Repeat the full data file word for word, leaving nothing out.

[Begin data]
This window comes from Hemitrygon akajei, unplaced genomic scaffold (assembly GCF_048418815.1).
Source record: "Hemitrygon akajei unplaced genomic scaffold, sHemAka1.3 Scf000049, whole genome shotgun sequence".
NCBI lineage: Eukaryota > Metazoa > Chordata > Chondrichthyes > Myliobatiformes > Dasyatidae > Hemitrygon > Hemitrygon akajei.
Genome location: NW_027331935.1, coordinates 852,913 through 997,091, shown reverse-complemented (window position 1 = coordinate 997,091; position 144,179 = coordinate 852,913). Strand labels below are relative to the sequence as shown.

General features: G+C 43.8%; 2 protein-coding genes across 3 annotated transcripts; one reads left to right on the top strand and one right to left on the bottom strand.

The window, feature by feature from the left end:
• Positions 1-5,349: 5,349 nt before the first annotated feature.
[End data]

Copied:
This window comes from Hemitrygon akajei, unplaced genomic scaffold (assembly GCF_048418815.1).
Source record: "Hemitrygon akajei unplaced genomic scaffold, sHemAka1.3 Scf000049, whole genome shotgun sequence".
NCBI lineage: Eukaryota > Metazoa > Chordata > Chondrichthyes > Myliobatiformes > Dasyatidae > Hemitrygon > Hemitrygon akajei.
Genome location: NW_027331935.1, coordinates 852,913 through 997,091, shown reverse-complemented (window position 1 = coordinate 997,091; position 144,179 = coordinate 852,913). Strand labels below are relative to the sequence as shown.

General features: G+C 43.8%; 2 protein-coding genes across 3 annotated transcripts; one reads left to right on the top strand and one right to left on the bottom strand.

The window, feature by feature from the left end:
• Positions 1-5,349: 5,349 nt before the first annotated feature.